Archive for the ‘High Geekery’ Category

The Quest for Feed Bliss

July 18, 2009

I’ve recently switched to Google Reader for all of my feed reading needs. This is the latest iteration in a long line of trying to find the perfect feed reading experience. Here’s what “perfect” means to me in this context:

  • Readily available so that I can polish off a few items whenever I have a spare minute
  • Enables me to clear out a batch of unread items easily
  • Fast
  • Navigable by keyboard for faster reading
  • Native applications for whatever platform I’m on plus a Web application backend
  • Sync between work, home, and phone

I subscribe to 250 feeds presently so the primary consideration is staying on top of them. There is a real cognitive weight to having 1,593 unread items and I strongly dislike declaring “feed bankruptcy.” So I have spent the last few years testing different options.

For most of that time, Bloglines was my go-to solution. It was fast and fairly efficient. But I was never satisfied because it was Web-based, lacked decent keyboard navigation, and required an Internet connection to access at all. I tried Google Reader when it first came out but it left me cold. Since I spent my working life on a Windows XP machine, I resigned myself to a Web-based application.

Then I got a Mac at work and suddenly all of the great Mac OS X feed reading applications were available. I again tried all of the ones I had evaluated at home: NetNewsWire, NewsFire, Shrook, and some others that I can’t remember now. I settled on NetNewsWire because of the NewsGator syncing, the native iPhone application, and decent keyboard navigation. I still wasn’t completely happy with the set up because the NewsGator Web application is terrible: no keyboard navigation, slower than you’d think possible, and hard to mark items as read.

As I said earlier, Google Reader is my current solution and I think it’s going to stick this time. The Web application has matured substantially since I looked at it four years ago. It lacks a native Mac OS X application but I found a way around that earlier this week, which I chronicled in this Super User answer:

  1. Download
  2. Save this PNG image (or this higher-resolution one) to your Desktop.
  3. Open and use the Google Reader URL, name, and newly-saved icon.
  4. Launch the Google Reader application from your Applications folder.
  5. Buy Byline or use the really good mobile version of Google Reader (you can save it to your Home screen to boot).

This setup is very fast, feels native ( even displays the unread item count as a badge on the Dock icon), syncs between all environments, has great keyboard navigation, and is always available. I’ve gotten my total unread item count down to 8 and kept it in double digits for the last week, something I haven’t done since I started feed reading.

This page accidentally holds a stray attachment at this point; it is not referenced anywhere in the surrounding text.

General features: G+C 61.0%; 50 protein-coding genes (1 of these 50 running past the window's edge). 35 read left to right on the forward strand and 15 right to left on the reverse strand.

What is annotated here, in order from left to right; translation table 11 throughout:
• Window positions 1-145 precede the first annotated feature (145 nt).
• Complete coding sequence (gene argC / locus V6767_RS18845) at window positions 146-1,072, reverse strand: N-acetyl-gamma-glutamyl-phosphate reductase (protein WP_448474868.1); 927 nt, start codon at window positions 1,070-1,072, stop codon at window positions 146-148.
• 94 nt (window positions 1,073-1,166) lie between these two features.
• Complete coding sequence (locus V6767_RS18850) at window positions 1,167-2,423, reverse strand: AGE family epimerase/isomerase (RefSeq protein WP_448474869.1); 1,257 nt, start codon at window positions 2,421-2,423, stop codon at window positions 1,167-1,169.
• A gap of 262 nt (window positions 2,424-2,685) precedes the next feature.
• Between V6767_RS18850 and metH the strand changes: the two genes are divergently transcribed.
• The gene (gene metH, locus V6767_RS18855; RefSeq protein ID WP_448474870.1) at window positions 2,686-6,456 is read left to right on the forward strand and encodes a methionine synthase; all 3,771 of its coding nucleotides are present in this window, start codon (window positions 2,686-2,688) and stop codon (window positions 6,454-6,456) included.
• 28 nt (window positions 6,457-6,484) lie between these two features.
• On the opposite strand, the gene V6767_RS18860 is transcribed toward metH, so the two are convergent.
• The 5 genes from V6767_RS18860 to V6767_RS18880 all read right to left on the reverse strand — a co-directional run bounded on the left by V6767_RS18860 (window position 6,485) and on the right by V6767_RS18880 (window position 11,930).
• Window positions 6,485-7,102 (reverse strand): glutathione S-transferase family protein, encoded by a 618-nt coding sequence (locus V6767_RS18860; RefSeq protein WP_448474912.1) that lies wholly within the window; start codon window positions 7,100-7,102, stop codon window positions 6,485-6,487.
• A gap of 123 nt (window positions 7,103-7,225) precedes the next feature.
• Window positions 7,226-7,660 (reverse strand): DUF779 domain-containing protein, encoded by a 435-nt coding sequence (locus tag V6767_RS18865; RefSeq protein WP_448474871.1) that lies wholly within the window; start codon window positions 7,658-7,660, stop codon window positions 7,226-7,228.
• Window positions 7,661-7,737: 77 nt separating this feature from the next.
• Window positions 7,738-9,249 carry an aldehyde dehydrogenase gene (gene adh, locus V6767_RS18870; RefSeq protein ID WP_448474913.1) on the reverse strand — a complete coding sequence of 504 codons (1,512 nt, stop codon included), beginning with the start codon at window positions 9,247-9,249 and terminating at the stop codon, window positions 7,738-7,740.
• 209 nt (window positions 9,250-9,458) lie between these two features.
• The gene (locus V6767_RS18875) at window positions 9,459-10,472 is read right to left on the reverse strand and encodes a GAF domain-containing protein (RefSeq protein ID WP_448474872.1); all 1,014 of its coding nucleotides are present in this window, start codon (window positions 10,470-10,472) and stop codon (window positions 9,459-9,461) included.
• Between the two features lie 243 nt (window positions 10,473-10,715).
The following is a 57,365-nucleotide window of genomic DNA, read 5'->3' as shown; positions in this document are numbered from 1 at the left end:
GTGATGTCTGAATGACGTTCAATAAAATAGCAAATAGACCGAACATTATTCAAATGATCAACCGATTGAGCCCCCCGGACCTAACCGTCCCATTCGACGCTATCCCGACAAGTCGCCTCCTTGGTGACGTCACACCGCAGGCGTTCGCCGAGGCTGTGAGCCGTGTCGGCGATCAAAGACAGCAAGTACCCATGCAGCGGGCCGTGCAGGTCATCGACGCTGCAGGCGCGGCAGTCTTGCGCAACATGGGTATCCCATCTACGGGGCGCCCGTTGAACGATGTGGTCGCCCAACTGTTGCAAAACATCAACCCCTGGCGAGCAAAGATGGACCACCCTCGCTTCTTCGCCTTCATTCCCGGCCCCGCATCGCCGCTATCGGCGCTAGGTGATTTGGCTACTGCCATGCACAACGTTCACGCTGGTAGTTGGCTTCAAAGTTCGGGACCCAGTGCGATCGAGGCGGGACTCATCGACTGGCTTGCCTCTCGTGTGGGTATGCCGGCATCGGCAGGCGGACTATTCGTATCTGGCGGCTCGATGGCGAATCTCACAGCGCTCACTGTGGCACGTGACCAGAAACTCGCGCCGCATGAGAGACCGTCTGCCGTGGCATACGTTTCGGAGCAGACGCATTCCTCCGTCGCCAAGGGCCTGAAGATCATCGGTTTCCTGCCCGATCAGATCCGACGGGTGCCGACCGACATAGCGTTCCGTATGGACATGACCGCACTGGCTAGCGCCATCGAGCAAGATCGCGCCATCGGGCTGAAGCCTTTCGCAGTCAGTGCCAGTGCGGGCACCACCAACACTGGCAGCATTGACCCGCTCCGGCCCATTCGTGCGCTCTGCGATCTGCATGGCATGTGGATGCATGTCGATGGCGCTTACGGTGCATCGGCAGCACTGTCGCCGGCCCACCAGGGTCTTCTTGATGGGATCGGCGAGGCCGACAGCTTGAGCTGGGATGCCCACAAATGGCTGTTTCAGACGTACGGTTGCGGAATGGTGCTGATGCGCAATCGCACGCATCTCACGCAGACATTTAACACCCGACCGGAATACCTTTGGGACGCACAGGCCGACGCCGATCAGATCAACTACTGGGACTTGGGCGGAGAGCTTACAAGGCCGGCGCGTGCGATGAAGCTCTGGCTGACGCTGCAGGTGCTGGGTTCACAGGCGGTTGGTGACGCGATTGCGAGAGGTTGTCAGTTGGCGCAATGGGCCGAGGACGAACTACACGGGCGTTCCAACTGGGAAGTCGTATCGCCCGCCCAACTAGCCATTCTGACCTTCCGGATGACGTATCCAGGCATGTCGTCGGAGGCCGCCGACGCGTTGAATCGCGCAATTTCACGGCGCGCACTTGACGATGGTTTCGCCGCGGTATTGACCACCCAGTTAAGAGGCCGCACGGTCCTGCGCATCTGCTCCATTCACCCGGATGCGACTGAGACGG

It’s refreshing to have that load off my mind.


Curse You, URL Shortening Services!

June 19, 2009

I now have a horse in the URL shortening drama. My Meme Obfuscation Machine doesn’t work for tweets. Try as I might, I just can’t get something by Twitter’s automatic URL shortening. Seriously, what’s the fun in Rickrolling someone with a carefully-crafted, seductive URL when it gets turned into

Lessons of a First-Time WWDC Attendee

June 13, 2009

In the interest of contributing to the wealth of tips on WWDC, I’d like to share what I learned this week about the event itself—I can’t talk about the session material since it’s under a non-disclosure agreement.

  1. Don’t lose your badge. I didn’t, thankfully, but the attachment of the badge to the lanyard is very precarious. Everything—everything—revolves around that badge and there’s security everywhere. They will balk if they can’t see the full badge.
  2. There is no Apple-provided dinner except for the Bash. From the original Web site, it seemed like Apple would provide dinner daily, but that was emphatically not the case. The Bash food, incidentally, was excellent. I was stuffed from the sushi, hot dogs, pizza, Chinese, pasta, cookies, and quiescent confections.
  3. You can leave on Friday. I booked my return flight for Saturday morning thinking that sessions would run as normal on Friday and I didn’t want to rush around dealing with luggage and transportation to the airport. Turns out, the last session ended a little past 2 o’clock and they have a luggage holding station at Moscone West. I could have easily left that day. There’s a lot to see in San Francisco, of course, but I was ready to go home.
  4. Don’t miss Stump the Experts. I didn’t learn anything at all from the session but it was hilarious. This was the 20th Stump the Experts event and it made me feel nostalgic even though this was my first time attending.
  5. The labs run concurrently with the sessions. There were many great sessions that conflicted with one another, but most of the good labs also conflicted with those great sessions. The best bet, I found, was to skip a Q&A here and there to make use of the session interstitials. Even still, I missed several opportunities. If the videos came out in a timely manner, I’d say to only go to the sessions for the Q&A (or to ask your Qs at) and focus on the labs. You can watch the video at your leisure but you’re never going to get that kind of face time with an Apple engineer otherwise.